Best Practice Software Development

As part of our business focused on accelerating (or fixing) New Product Development projects, we also provide software tools. Whilst not the focus of our business, they are essential to allow us to do what we need to do, much the same way that Word processing software is now an essential part of an author.

We do all our own software development, i.e. we write our own software based on standard applications such as Microsoft Project and Microsoft Excel to make it easy for our clients to adopt. It is important to us that we adhere to the best practices we preach.

What follows is an overview of those practices.

Identify one or two customers as a beta tester

  • Don't have more than about two beta testers initially. You will be swamped just supporting them. Start small and focused and expand over time as the product becomes more stable.

  • They have a real business need or problem right now that your product solves

  • They either have no current solution or one that is inadequate

  • They are willing to use it to solve a real problem

  • You know them well and will be tolerant of bugs and crashes that are inevitable in the early days of prototyping

  • They are willing to spend the time testing, and the likelihood of this happening is dramatically increased if they have a real need

  • They are willing to let you observe them use it when in a small group. There is nothing more insightful than observing a client/customer use your product: you see what they do and how they use it. What may be obvious to you may not be obvious to somebody else.

Develop a prototype quickly

  • Think about the architecture of the product. Time spent thinking through it upfront will pay dividends later when new features are added.

  • Give your beta testers early prototypes (likely a little rough) in order to get early feedback. This is the stage when changes are the least expensive and based on the concept of rapid prototype development or do-it, try-it, fix-it cycles of learning

  • The worst thing you can do is go too far with development without any customer feedback. Changes late in the day can be expensive and time spent developing new features can be wasted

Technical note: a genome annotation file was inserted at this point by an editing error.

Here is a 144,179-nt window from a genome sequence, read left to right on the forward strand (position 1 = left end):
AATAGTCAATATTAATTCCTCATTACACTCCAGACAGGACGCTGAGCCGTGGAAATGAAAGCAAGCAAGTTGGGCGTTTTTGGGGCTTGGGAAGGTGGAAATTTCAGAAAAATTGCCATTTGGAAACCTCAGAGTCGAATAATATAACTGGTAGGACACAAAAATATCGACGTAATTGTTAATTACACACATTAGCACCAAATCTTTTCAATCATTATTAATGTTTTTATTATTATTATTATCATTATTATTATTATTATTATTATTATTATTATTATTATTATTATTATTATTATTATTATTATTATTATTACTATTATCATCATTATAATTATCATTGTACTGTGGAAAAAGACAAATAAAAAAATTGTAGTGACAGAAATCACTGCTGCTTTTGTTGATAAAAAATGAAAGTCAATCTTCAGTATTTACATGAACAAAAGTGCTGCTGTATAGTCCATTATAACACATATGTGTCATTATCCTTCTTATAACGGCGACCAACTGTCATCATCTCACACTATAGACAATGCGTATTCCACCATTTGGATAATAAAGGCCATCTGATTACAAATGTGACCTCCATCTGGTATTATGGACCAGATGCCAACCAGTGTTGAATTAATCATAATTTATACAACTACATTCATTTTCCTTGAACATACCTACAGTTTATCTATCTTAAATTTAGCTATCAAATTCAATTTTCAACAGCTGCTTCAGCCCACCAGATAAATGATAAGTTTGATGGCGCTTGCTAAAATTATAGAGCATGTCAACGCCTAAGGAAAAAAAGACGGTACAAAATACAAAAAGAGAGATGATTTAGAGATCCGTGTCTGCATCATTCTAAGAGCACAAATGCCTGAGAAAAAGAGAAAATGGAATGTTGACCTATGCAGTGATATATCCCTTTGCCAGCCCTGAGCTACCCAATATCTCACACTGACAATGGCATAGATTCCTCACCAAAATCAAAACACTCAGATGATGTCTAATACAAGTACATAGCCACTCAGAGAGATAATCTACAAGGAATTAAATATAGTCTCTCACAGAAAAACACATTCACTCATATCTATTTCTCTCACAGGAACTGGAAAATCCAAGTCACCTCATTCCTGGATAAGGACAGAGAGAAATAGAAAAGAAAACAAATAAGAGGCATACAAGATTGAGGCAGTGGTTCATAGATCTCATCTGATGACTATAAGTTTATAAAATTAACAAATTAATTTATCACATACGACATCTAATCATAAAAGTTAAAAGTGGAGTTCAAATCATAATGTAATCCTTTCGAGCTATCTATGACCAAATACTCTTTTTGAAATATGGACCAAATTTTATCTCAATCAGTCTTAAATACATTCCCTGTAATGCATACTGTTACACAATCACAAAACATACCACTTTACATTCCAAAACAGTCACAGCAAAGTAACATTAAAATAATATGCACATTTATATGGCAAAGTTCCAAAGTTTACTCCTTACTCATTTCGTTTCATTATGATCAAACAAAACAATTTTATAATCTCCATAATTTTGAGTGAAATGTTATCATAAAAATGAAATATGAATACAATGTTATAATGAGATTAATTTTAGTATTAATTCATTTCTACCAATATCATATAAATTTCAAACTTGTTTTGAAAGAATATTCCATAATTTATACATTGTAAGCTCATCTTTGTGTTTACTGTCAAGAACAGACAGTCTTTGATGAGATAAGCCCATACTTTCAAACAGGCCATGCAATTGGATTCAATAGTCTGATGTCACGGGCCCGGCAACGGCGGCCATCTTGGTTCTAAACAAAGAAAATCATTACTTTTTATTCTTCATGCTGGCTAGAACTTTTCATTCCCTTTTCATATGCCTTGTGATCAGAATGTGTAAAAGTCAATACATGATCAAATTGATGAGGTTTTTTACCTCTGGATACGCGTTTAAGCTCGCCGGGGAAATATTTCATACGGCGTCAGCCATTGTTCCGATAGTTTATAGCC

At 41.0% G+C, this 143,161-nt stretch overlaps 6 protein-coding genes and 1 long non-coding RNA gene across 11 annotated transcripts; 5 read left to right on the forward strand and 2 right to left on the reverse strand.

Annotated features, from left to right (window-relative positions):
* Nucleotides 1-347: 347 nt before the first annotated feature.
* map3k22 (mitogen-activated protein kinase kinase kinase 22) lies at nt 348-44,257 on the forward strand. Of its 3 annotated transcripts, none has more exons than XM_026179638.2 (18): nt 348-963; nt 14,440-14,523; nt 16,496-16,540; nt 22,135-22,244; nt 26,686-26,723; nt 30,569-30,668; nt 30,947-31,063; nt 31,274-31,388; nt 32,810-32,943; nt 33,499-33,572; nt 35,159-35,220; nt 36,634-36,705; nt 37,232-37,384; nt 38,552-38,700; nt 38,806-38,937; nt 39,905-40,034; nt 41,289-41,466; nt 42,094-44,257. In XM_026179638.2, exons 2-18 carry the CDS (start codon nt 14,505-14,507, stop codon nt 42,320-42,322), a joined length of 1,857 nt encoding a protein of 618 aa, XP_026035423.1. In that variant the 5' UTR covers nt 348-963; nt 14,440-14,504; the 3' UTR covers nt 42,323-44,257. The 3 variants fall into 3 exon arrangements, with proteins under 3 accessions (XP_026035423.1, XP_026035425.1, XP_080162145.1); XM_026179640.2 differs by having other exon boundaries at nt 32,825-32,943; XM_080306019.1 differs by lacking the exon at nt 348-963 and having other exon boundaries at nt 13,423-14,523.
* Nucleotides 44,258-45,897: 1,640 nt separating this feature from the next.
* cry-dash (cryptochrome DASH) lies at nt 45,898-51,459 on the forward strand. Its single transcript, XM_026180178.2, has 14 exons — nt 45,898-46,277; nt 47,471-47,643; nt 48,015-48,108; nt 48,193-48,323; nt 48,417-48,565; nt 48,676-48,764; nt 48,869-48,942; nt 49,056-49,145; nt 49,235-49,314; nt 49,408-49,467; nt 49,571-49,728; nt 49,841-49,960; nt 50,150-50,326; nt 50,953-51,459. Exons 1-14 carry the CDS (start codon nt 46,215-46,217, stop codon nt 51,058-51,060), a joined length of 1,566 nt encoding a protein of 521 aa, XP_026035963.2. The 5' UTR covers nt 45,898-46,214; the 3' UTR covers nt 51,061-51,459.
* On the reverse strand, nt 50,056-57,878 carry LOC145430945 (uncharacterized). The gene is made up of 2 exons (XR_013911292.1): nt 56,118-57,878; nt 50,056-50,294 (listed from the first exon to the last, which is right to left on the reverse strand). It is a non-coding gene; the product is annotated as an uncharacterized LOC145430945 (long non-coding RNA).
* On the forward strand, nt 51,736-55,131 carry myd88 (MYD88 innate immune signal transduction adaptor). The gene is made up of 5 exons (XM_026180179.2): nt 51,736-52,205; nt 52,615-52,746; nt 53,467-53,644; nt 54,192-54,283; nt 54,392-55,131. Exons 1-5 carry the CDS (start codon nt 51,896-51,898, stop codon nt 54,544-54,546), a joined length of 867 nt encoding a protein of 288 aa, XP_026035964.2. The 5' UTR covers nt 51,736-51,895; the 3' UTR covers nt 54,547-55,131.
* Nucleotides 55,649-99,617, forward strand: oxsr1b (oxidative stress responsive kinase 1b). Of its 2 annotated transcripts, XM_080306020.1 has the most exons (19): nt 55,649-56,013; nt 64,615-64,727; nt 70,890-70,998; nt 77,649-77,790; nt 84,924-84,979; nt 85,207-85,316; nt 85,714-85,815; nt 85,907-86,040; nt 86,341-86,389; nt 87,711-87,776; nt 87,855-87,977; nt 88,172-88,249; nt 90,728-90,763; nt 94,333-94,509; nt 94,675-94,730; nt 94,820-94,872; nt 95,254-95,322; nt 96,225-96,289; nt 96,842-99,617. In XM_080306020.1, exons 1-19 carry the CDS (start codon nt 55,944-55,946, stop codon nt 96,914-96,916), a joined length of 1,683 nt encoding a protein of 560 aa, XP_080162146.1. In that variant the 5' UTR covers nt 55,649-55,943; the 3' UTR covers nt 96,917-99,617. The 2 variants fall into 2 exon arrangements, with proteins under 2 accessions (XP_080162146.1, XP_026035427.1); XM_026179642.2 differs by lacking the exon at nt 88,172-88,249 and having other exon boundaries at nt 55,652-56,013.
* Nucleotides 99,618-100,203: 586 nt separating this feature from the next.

• Make sure your beta testers know this is a beta product. They will be more tolerant when things go wrong.

Fix changes quickly

  • When you get feedback from your beta customer, fix them quickly (within a day or two) and get a new version back in their hands as soon as possible. Every day counts as each day they don’t have a fix is a day they can’t do their job.

  • Don't wait for all the changes to be made (if there are many). Better to get the most important ones fixed then a new version in their hands while you continue working on the remaining changes.

  • It is inevitable that the product you finally deliver will look nothing like the first versions. Sometimes major structural changes may need to be undertaken. The customer will also spend significant time using your product and entering data, so make it easy for them to upgrade between versions.

  • In the early days, you may well be simply sending files to your beta users and asking them to put them in a folder. As time goes on however, make it easy for them by implementing an updater and an installer, so they can get the latest releases with just a few mouse clicks.

Manage changes based on cost-benefit

  • Changes in the early days are usually the least expensive. Changes later can be expensive. Despite what many philosophies advocate, a design is never "frozen". A good idea is a good idea and should not be rejected because of a "freeze". What is important is ideas and changes are managed. We find the best way is to do a cost-benefit analysis: implement easy changes/high value changes, defer low value/high risk changes

  • If you have a well thought out architecture, sometimes changes that add a lot of value can be made with only the addition of a few lines of code. New functionality however may involve re-writes of existing code, changes to the structure of the tool, etc. The risk of breaking something is high, so these types of changes should be deferred to the next major release.

  • If course, there may also be something "cool" you can do very simply that your beta testers may not have even thought about - use common sense

Understand your customer's business need

  • The best products are those designed around solving real needs and real problems - this is why you want to base a significant part of your product around your beta testers application of your tool and their feedback (no matter how small)

  • A tool has to solve a business need or some other need that a customer currently lacks a solution. Developing software or a product to solve a non-existent need will only lead to disappointment later down the road.

  • Adherence to these practices will pay dividends later. You will end up with a product that solves a real need and users will like it because it will be based around how the use it.